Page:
Why haulage is in it for the long haul 

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Swiftly and with little warning, the global pandemic caused by Covid-19 has forever altered the global economy. The shutdown of businesses, shops and travel has meant seismic change in our daily lives, trade, and work, writes Mark Marshall, Sales Director, Flegg Projects.

Whilst the shutdown is a temporary safety measure, the effects of the changes will more than likely be permanent. From small scale home delivery to industrial-level machinery movers, the rapid response of companies to adjust and accommodate the new reality has been inspiring.

So, what exactly are those permanent changes and what will it mean for the haulage and logistics industry?

Driver and transportation careers

The average age of an HGV driver is 57, while 13 per cent are over 60. Professional drivers are widely recognised as an older demographic, who due to their profession and age, are also potentially less healthy overall.

The industry as a whole has been aware of the need to implement changes to support the current workforce to improve the quality of their work life, but also to refresh public opinion of professional driving as a career choice and the benefits of the industry as a whole.

The heavy reliance on e-commerce since lockdown began has meant immediately increasing the number of people in driving roles across the board

The pandemic has highlighted the ephemeral and temporary nature of so many things we have all taken for granted. What has not changed is the need for reliable and efficient road transport.

The heavy reliance on e-commerce since lockdown began has meant immediately increasing the number of people in driving roles across the board. This need for recruitment is being fed by younger workers, those in the retail, hospitality, and leisure sectors, and those who don’t have university degrees.

This dovetails very well with the current need within the haulage industry, proving to previously reluctant candidates that the driving careers opportunities available are more stable than previously thought.

With companies implementing social distancing, PPE wear for drivers and delivery persons, provision of hand sanitisers and requesting that bathroom and handwashing facilities be made available, they have done what they can in many cases to ensure the safety and health of their staff. This quick adjustment to comply with WHO and government guidelines has proven the need for plans and provisions to be in place for worst case scenario eventualities and an agile company outlook to implement them.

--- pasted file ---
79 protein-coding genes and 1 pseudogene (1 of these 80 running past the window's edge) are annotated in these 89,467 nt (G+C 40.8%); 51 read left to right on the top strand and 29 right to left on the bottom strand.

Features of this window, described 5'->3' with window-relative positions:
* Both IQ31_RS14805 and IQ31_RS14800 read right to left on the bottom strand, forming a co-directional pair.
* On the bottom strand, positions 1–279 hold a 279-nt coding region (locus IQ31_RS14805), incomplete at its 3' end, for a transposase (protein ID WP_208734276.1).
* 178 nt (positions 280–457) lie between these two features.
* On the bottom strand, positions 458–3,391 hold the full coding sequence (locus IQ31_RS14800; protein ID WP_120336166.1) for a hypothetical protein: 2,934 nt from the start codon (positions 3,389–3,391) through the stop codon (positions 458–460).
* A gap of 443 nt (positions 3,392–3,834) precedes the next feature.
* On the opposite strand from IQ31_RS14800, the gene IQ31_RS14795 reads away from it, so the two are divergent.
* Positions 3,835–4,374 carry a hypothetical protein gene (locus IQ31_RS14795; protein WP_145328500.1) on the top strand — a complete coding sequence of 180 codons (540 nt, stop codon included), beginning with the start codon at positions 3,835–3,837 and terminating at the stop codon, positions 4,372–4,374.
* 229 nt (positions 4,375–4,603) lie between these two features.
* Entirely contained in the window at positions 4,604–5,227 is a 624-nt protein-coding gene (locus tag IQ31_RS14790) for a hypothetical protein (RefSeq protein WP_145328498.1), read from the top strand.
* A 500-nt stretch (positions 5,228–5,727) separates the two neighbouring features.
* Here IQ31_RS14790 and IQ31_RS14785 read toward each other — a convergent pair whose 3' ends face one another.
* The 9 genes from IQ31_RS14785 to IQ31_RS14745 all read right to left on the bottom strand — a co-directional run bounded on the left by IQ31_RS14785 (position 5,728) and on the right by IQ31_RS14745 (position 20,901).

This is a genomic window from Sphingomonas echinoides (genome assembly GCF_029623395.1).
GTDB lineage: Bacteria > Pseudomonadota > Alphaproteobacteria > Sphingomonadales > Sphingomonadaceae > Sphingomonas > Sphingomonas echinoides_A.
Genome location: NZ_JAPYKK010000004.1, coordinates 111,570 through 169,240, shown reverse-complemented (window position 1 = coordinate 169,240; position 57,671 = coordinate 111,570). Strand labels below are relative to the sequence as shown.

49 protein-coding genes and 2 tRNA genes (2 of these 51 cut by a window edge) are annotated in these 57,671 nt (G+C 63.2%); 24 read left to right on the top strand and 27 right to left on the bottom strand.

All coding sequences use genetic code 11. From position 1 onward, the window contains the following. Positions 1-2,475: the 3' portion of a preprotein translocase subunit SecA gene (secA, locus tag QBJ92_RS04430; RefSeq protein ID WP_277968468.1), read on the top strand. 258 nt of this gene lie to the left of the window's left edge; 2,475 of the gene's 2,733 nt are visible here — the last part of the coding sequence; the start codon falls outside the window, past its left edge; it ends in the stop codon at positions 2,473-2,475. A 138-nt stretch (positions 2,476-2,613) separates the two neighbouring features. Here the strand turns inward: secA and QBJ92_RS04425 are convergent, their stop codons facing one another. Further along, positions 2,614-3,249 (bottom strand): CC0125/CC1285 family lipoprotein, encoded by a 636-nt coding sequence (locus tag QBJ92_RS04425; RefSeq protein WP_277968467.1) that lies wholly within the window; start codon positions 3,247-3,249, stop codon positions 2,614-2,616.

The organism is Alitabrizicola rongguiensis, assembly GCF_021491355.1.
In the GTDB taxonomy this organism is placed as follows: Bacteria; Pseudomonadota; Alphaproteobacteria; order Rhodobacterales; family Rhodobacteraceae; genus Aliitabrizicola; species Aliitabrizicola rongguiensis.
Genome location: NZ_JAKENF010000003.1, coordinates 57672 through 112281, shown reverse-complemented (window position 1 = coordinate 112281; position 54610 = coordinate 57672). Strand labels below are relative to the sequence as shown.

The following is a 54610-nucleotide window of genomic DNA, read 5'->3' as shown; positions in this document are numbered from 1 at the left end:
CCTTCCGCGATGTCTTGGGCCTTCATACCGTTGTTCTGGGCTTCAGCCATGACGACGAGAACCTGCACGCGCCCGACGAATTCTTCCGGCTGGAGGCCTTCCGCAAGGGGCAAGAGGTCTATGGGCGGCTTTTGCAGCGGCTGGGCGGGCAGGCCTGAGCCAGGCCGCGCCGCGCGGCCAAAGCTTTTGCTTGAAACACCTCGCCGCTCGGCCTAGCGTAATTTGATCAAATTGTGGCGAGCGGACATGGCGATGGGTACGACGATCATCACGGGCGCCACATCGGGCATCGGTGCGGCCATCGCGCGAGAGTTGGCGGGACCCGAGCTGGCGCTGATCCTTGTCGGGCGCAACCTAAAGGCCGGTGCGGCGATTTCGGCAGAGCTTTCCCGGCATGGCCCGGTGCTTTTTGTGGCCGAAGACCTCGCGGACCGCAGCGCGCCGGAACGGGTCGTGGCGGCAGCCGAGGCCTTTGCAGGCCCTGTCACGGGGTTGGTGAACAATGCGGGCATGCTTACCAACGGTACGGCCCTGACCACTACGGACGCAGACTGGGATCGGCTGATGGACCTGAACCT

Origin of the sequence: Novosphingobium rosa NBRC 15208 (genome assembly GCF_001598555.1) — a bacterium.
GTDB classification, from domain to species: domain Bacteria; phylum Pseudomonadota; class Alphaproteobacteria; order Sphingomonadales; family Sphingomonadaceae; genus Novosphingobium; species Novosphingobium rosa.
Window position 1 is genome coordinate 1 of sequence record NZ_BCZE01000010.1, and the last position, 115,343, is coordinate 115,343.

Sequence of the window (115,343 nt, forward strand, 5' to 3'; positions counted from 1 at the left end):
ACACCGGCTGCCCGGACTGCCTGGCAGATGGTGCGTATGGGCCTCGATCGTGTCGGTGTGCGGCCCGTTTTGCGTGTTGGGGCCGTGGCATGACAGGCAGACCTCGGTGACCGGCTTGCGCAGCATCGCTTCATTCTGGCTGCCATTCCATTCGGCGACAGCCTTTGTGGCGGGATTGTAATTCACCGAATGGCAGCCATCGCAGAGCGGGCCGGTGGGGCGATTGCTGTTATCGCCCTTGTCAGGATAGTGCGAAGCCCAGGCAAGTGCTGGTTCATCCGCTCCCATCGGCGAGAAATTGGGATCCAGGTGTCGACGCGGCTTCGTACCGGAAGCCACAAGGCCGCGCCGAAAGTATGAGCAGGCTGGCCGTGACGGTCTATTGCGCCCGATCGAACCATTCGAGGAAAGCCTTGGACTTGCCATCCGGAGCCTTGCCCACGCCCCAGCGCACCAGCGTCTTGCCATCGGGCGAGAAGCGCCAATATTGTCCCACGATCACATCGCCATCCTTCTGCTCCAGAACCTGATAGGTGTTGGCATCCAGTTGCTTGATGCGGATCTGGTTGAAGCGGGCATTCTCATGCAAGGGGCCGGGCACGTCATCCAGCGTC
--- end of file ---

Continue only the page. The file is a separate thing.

Retention of higher inventories

We have seen many companies suffer due to cost saving exercises, such as keeping purposefully low stock levels to reduce the need for warehousing, potential overstock and loss of profit, instead opting to order or manufacture as demand dictated.

Since the pandemic hit, companies that had employed this strategy, found that with stressed supply chains and low inventory levels were unable to respond as quickly to the customer demands and adapt.

With the pandemic closing borders, halting air and sea travel along with freedom of movement over land, impacted the leisure air travel industry almost instantly

Consequently, in future these companies and others who have seen this ensuing chaos, may decide to increase and maintain higher inventory levels as a safety measure. This will be especially important for essential goods such as pharmaceuticals.

Financial analysts, forecasters and lenders will favour companies with agile contingency plans and well-fed supply chains. Because of this, companies will become more highly valued for their sustainability and resilience in the face of any future crisis. This more cautious outlook could mean that less money will be available for investment and innovation.

The importance of air cargo and freighter

With the pandemic closing borders, halting air and sea travel along with freedom of movement over land, impacted the leisure air travel industry almost instantly.

Several cruise liners having become hot-spots for CovId-19 outbreaks has shaken consumer confidence in leisure sea travel.

The lockdown has also proved that commuting or traveling for work is not as necessary as once believed, leading to workers becoming comfortably accustomed to remote working and therefore cutting the need for face-to-face meetings.

What has not changed is the need for air and sea freight services. The knock-on effect of increased inventory, fewer overall businesses due to increased market share and raised goods prices will mean higher inflation and a higher cost of capital.

If those knock-on effects happen and interest rates increase, so will the cost of carrying high value goods for a longer period. This will favour air cargo because of the financial cost of inventory.

The necessity of freighters and air cargo has never been more apparent and will remain so for the foreseeable future.